07-17-2009, 08:11 PM #6 Idiot Emeritus   Join Date: Mar 2008 Location: Fernley, Nevada (near Reno) Posts: 1,849 Rewards Points: 1,492 Relays are made for the purpose of detecting over or under current. Grainger #6C055 is an example. On just about any size motor, the LRA is about 6X the FLA. The FLA VS NLA gets smaller with smaller motors. The first example you gave is very likely a 300 HP at 460 volts 3 phase. It'll have a lot of difference between FLA and NLA. The second example is likely a 30 HP 460 volt 3 phase, or a 15 HP 230 volt 3 phase. It'll have a similar ratio. The NLA catches up to the FLA at around 1 HP. Some small motors (less than 1/4 HP) have no difference at all, thus making a current sensor pretty much useless. Rob
 07-17-2009, 08:23 PM #7 Member   Join Date: Feb 2008 Location: Atlanta, Ga/Hamilton, Al Posts: 2,487 Rewards Points: 2,350 For well pumps the formula is quite simple. Clogged: High current, no water from faucet. Dry: Low current, no water from faucet. Normal: Moderate current, water from faucet.
 07-17-2009, 09:37 PM #8 Member   Join Date: Jul 2008 Location: NW of D.C. Posts: 5,990 Rewards Points: 2,000 So maybe I can remotely detect motor speed by putting a scope on a current shunt and looking for ripple in the current waveform. This is a bit complex but well troubleshooting can be costly.
07-17-2009, 09:43 PM   #9
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Quote:
 Originally Posted by Yoyizit So maybe I can remotely detect motor speed by putting a scope on a current shunt and looking for ripple in the current waveform. This is a bit complex but well troubleshooting can be costly.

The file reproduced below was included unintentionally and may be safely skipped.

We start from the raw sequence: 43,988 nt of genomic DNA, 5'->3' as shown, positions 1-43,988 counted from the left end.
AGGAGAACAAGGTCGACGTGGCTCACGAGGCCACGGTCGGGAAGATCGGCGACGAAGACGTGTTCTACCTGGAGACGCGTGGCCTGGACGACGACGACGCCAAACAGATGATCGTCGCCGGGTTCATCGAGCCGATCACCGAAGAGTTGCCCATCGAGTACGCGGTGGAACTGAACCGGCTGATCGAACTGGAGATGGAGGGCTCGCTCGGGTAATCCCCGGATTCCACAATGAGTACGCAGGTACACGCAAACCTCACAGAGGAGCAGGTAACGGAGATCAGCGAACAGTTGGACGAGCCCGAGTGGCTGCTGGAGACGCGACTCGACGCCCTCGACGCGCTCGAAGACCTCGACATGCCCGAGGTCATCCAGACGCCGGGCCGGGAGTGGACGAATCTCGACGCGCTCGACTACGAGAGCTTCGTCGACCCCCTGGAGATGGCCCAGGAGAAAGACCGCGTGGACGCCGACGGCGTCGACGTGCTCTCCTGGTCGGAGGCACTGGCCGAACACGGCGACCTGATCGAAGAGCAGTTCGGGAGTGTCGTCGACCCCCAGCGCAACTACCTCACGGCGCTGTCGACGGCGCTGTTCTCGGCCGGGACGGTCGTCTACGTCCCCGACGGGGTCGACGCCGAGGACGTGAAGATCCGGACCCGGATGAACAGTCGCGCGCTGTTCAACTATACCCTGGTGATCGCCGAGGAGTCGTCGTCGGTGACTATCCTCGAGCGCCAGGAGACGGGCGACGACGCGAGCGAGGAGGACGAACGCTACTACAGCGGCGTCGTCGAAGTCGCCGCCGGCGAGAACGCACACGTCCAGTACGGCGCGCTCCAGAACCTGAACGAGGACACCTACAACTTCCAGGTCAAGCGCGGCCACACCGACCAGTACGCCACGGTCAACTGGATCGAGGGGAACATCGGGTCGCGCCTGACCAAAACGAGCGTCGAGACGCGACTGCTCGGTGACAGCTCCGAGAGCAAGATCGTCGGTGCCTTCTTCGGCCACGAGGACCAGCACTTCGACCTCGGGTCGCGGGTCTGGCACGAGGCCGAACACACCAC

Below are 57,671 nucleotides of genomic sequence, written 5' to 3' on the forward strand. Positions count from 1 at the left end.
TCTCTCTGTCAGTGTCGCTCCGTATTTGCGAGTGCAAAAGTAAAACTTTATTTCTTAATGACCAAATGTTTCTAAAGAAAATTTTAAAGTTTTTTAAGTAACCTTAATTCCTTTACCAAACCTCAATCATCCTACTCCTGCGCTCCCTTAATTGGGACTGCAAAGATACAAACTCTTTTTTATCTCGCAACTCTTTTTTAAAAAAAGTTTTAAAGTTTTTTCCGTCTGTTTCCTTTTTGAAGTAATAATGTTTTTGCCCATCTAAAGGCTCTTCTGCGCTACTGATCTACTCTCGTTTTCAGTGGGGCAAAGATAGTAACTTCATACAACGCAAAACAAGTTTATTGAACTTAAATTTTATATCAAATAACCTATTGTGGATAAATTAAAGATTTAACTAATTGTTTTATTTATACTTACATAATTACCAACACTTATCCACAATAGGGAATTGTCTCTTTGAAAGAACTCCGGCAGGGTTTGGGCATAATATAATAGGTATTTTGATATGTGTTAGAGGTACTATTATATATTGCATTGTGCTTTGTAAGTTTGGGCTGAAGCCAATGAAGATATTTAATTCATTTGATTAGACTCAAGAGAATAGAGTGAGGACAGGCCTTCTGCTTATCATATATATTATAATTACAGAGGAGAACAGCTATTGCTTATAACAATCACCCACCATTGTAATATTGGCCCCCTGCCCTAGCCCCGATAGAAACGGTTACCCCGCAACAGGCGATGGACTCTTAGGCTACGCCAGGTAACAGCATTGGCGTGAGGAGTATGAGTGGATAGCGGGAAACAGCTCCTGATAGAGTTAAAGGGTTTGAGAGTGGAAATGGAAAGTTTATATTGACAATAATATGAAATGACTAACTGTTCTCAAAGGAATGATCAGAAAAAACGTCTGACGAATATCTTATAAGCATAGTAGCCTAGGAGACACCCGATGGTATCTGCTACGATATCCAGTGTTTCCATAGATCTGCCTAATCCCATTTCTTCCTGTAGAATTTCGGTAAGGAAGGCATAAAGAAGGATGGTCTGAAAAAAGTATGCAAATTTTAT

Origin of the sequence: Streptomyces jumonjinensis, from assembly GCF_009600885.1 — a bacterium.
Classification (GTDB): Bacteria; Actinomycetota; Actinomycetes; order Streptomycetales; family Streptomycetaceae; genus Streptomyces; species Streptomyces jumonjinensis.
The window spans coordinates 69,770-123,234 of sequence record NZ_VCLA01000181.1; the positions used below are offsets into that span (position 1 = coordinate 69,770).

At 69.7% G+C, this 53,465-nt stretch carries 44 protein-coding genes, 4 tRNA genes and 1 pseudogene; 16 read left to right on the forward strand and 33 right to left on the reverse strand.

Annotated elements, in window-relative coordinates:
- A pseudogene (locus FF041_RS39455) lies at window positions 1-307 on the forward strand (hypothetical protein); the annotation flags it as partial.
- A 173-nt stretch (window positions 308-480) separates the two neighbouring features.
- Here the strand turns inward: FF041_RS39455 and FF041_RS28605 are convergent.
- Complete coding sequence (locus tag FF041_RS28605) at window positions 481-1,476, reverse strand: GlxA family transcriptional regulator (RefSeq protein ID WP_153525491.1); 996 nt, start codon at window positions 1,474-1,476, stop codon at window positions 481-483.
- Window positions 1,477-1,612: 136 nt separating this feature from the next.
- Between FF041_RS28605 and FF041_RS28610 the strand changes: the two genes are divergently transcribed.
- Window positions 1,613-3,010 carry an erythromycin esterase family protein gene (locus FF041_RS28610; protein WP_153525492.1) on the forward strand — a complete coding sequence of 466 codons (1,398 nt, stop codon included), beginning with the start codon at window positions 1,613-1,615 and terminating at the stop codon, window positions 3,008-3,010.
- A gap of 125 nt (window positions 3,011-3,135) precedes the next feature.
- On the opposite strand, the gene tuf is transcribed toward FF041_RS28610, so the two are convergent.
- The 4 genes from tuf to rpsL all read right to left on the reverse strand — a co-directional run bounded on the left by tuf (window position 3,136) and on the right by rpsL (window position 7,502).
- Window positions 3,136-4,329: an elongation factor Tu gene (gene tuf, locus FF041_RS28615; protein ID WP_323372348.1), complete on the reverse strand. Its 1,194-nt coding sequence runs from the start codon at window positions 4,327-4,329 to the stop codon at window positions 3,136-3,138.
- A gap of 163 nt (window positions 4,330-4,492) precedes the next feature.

Perhaps. You might also be able to use some kind of transducer on the well casing to determine the state the pump is in. A 60 Hz hum would indicate the rotor was locked. A resonant whir would indicate the motor is running, and a lower frequency damped whir would indicate it is running in water, plus the fact that the well will produce water.

 07-17-2009, 10:17 PM #10 Idiot Emeritus   Join Date: Mar 2008 Location: Fernley, Nevada (near Reno) Posts: 1,849 Rewards Points: 1,492 Pressure switches are available that will shut off the pump if the pressure falls more than 10 PSI below the cut-in setting. Obviously, these will only work on a system where the water demand is never greater than the pump capacity. Rob
07-17-2009, 10:36 PM   #11
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Thanks, folks!